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According to this article HTTPS and RSA is the same thing: https://tiptopsecurity.com/how-does-https-work-rsa-encryption-explained/

From other sources I learn that they are both asymmetric encryption methods.

What is the difference between the two?

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    $\begingroup$ Note that you haven't accepted answers on any of your previous questions. Please be so kind to either accept answers or to indicate what is missing from the answers. Note that you may change the acceptance of a specific answer at any time. $\endgroup$ – Maarten Bodewes Mar 19 at 17:50
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What is the difference between the two?

That question feels like the question "what is the difference between a truck and an 8 cylinder engine?"

They are different, in the sense that they serve different goals. HTTPS may use RSA (just like a truck may use an 8 cylinder engine), however HTTPS has a lot more to it (just like a truck consists of a lot more than the engine).

RSA is a cryptographical primitive; it can be used to implement public key encryption (as the page mentions); that is, someone can have a public key (which they can distribute); anyone can use that public key to encrypt messages that only the holder of the private key can read. RSA can also implement signatures; someone with the private key can 'sign' messages, and anyone with the public key can verify that that message was 'signed'.

HTTPS is a cryptographical protocol; in particular, it tries to be a method of implementing security for transit HTTP traffic. It makes sure that the HTTP traffic you get is actually from the web server you think it is, and that no one can read it or modify it in transit. It can use RSA as one of the cryptographical primitives it relies on, but it doesn't have to (actually, the current trend is to get away from RSA public key encryption in favor of other primitives). In addition, it also relies on other cryptographical primitives as well.

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HTTPS stands for HyperText Transfer Protocol, it is just the way that web servers handle requests from web clients such as browsers. It is a bit of a misnomer in the sense that it can handle any kind of data, even binary data.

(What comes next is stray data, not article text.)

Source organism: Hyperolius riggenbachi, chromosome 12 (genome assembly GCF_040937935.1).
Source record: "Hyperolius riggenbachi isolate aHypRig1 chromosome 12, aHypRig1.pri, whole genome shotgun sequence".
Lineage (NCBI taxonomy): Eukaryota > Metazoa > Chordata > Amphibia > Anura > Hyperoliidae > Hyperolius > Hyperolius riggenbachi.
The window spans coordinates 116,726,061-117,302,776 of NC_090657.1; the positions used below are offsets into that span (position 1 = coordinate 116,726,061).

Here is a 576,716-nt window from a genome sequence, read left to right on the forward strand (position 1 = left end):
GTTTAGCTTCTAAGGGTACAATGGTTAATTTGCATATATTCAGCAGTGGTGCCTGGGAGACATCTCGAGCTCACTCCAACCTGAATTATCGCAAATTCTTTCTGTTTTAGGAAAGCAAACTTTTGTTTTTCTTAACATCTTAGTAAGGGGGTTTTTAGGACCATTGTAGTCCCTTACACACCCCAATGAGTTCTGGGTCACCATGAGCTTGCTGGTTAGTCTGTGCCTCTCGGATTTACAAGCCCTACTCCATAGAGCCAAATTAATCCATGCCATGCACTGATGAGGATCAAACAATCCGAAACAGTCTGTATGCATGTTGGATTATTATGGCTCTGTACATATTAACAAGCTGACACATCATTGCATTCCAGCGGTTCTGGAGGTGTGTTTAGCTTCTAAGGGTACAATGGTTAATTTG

The S stands for secure or SSL. It means that the HTTP connection is established over a connection secured by SSL or, as it is now called, TLS. TLS stands for transport security layer, it protects an otherwise normal port-to-port connection over TCP (the internet's transport control protocol) using cryptography.

TLS is just established before the HTTP connection, the secure layer is basically transparent to the HTTP connection. In other words, HTTP will work the same way regardless if the underlying layer is secured or not.


RSA is a cryptographic primitive. It relies on the RSA problem to be secure, using modular exponentiation as primitive for encryption or signature generation. RSA as such can be used as part of the TLS protocol to authenticate and to establish session keys. It may also be used as algorithm within the required PKIX based certificate infrastructure (RSA based certificates from certificate authorities).

In TLS 1.3 RSA is not used anymore for key establishment. It is only used to authenticate the server and optionally the client through the PKIX based certificate chains and a final signature generated by the leaf certificate belonging to the server or client.

RSA can be used within TLS 1.2 and earlier to establish the keys and to authenticate the server at the same time. This option to establish keys using RSA doesn't deliver forward security, so it was removed from 1.3 altogether. Client authentication is also still a possibility.


So are RSA and HTTPS the same thing?

No, both are very different. RSA is a cryptographic primitive while HTTPS is an application level protocol in the OSI layer definition. Even as concepts they can hardly be further apart. Yes, they both can be used to encrypt data, but that's where the comparison ends.

HTTPS may or may not use RSA; currently there seems to be a shift to elliptic curve cryptography over RSA because it is more efficient and secure. If quantum computers come of age, TLS may have to switch to post-quantum cryptography. In that case HTTPS may well be practical long after RSA or elliptic curves have become deprecated.

RSA is asymmetric as it uses public and private keys. HTTPS commonly employs both symmetric and asymmetric encryption, but at the message encryption level it just uses symmetric session keys. Asymmetric encryption may not be used at all on TLS session resumption or when TLS entity authentication is performed through pre-shared keys (PSK).

Note that I don't see the claim that RSA and HTTPS / TLS are the in the article at all.

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